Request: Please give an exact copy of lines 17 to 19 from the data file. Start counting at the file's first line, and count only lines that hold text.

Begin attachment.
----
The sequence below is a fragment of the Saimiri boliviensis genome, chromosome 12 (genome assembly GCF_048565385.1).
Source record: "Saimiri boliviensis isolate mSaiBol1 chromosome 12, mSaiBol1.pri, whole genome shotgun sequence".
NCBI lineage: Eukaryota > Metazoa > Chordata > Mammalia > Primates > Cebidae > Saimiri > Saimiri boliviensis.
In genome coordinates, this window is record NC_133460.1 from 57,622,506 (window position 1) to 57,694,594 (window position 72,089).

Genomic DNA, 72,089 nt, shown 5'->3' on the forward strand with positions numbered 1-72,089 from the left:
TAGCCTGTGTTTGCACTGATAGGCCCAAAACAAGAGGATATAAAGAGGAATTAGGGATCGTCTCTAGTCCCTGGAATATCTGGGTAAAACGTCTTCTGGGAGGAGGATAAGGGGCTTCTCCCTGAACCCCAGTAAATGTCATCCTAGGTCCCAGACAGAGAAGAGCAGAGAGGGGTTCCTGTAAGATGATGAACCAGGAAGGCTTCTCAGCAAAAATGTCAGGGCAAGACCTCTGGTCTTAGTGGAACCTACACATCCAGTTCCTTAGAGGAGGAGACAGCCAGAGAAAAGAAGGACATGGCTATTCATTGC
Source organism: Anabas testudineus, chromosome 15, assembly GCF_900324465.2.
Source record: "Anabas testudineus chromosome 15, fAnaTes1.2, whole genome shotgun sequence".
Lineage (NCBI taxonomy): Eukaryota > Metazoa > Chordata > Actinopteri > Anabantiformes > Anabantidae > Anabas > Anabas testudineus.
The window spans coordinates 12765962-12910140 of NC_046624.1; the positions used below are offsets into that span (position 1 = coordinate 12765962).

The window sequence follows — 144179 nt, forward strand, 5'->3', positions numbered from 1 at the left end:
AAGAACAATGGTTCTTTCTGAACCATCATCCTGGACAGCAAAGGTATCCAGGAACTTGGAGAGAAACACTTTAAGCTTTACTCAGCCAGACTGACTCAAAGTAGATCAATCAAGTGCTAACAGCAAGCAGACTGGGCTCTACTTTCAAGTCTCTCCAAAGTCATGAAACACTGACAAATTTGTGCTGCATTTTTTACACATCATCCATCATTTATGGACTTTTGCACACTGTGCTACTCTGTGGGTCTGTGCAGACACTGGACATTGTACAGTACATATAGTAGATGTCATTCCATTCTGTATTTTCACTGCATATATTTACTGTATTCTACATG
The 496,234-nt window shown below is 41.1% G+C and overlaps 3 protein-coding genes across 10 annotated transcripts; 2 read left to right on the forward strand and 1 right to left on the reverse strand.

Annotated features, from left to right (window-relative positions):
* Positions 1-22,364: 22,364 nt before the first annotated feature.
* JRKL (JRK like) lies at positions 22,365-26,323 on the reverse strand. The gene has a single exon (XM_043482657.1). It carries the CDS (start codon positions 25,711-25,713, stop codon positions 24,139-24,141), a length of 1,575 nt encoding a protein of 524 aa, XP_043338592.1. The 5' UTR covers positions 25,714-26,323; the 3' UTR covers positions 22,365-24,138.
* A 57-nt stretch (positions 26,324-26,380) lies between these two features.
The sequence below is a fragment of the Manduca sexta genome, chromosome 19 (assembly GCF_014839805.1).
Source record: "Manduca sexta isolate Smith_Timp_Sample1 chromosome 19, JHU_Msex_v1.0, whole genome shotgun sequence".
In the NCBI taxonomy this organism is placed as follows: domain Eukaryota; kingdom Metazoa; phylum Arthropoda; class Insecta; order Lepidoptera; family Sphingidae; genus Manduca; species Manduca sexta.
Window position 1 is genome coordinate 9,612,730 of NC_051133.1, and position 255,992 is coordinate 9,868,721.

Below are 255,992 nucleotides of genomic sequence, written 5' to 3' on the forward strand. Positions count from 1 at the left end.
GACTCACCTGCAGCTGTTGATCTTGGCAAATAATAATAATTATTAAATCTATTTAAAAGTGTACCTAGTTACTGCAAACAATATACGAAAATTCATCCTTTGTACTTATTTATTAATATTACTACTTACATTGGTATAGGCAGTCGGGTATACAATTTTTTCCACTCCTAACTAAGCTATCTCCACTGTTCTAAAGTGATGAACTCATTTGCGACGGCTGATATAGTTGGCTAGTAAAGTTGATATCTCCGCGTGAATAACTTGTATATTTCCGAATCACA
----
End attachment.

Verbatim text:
* A 57-nt stretch (positions 26,324-26,380) lies between these two features.
The sequence below is a fragment of the Manduca sexta genome, chromosome 19 (assembly GCF_014839805.1).
Source record: "Manduca sexta isolate Smith_Timp_Sample1 chromosome 19, JHU_Msex_v1.0, whole genome shotgun sequence".